This Guardian article gives some good background. Plus, it examines the disconnect between what the US Embassy in Beijing measures and reports via its Twitter account (@BeijingAir) versus the official pollution statistics released by the Chinese government.

The ministers are surely not enamored with social media.

The “Crazy Bad” Incident

Last year, @BeijingAir tweeted the city’s air quality was “Crazy Bad” when one metric surged past 500—about 20 times higher than WHO guidelines.

“Crazy Bad” is not the typical sober and scientific language used in the stream so it created a bit of an incident. The joke term was coded in the monitoring software—for an unlikely “way off the scale” reading.

“Crazy Bad” replaced with “Beyond Index” on the @BeijingAir Twitter stream.

US officials quickly replaced “Crazy Bad” with “Beyond Index” but not before the original was widely retweeted by shocked Beijingers.

Some welcomed this dose of reality. They were already aware of and dismayed by the government’s incomplete air quality information.

Any good news here?

Yes. China’s Environment Ministry recently committed to accelerate the disclosure of hidden or missing data about the two forms of pollution most harmful to humans: ozone and tiny particulate matter known as PM2.5.

We expect that report to be coming sooner rather than later.

Otherwise, Beijingers may get “Crazy Mad” with the government.

Filed under environment

Polar Bears Won’t Lose

… as Coca-Cola reverts to red cans to not confuse

Can’t tell the difference? No problem. The one on the left will soon be red.

Arctic Home Project Still Underway

Relax—the only change is the can color.

The Phase II Red Can

First, some background.

Coca-Cola and World Wildlife Fund (WWF) joined forces in a bold new campaign called "Arctic Home" to help protect the polar bear’s home.

One element of the campaign is that Coca-Cola changed its iconic red cans to white to celebrate the polar bear. This was the first time ever that Coca-Cola didn’t come in a red can. What else? They also committed up to $3M to WWF’s polar bear conservation efforts.

The campaign was launched on November 1st with a positive reception. So far, so good.

See our post Polar Bears Want You to Drink Coke for more detail about the project.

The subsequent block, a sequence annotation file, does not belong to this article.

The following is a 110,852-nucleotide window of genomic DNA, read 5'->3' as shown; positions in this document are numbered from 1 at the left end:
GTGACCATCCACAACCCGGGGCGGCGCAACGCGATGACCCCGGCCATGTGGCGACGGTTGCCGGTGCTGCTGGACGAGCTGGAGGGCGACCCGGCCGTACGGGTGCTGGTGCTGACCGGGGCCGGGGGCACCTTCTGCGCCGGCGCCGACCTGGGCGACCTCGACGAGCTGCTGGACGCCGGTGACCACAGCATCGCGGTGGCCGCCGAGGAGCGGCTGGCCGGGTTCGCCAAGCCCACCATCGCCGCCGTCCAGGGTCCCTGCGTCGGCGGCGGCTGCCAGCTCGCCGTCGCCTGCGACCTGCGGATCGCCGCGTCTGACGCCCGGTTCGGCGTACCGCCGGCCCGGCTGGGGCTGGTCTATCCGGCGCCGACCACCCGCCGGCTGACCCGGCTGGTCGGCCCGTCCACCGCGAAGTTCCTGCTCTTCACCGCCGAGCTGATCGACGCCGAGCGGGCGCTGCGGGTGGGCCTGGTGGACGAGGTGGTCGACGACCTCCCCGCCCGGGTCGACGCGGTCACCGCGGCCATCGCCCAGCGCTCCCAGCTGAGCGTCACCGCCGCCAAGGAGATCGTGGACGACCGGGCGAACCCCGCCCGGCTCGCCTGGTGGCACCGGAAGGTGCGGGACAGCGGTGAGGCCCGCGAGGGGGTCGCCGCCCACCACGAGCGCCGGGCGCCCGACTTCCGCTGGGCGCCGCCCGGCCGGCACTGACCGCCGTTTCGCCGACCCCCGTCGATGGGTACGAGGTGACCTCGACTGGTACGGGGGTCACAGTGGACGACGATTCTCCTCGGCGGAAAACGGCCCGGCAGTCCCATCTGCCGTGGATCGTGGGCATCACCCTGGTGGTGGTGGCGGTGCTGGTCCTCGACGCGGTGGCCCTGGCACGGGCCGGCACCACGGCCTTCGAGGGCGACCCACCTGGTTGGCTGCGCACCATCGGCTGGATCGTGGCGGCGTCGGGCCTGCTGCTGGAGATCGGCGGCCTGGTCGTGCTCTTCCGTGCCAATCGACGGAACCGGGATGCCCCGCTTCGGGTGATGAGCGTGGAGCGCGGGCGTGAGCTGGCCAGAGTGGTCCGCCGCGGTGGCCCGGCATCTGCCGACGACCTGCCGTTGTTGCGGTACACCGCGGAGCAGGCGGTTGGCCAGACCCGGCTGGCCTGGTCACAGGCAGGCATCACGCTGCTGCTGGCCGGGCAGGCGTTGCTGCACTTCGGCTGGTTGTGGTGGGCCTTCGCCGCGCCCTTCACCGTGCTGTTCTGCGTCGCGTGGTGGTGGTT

What happened next?

Some consumers were having problems distinguishing between the campaign’s white Coca-Cola Arctic Home cans and the silver Diet Coke Holiday cans pictured above. So, some folks wound up with a taste of the “Real Thing” instead of their beloved zero-calorie version—the horror!

Others complained that their beloved full-bodied version didn’t taste the same in the white cans. No, there was no formula change.

"Purists" who considered the change to the white cans sacrilegious when they first learned of it took the opportunity to pile on.

Less widely-known, climate change deniers seized the opportunity to pounce again on a project they opposed from its inception. They were infuriated with the campaign—and Coca-Cola’s alliance with WWF—since they considered it blatant support of AGW. Maybe. Hope so.

Is this a big problem for Coca-Cola?

Absolutely not. This is not a replay of 1985 when Coca-Cola did change its recipe and released New Coke. That was a costly nightmare for the company. New Coke was yanked and eventually everything settled down.

This episode is a far cry from that debacle—the white can critics are a small minority. Coca-Cola is happy with the Arctic Home project campaign. “The can has been well received and generated a lot of interest and excitement,” says company spokesman Scott Williamson.

Surprisingly, some of the “sugar water is evil” crowd support the project. Why? They like polar bears, support the WWF, and believe in climate change. They recognize its merits despite one of the players.

What’s the fix? Simple. Coca-Cola redesigned the can. The polar bears are still there—this time against a red background. Confusion eliminated.

Most importantly, Arctic Home supporters can relax. This is a well-intended project. It supports a great cause. And, it will continue to do good things.

Any downside from this episode? No. Easy, inexpensive fix.

Upside? Sure, the Arctic Home project just got more media attention. Plus, commemorative can buffs now get two versions to add to their collections.

Polar bears still want you to drink Coke—regardless of can color.

Filed under environmentadvertisingclimate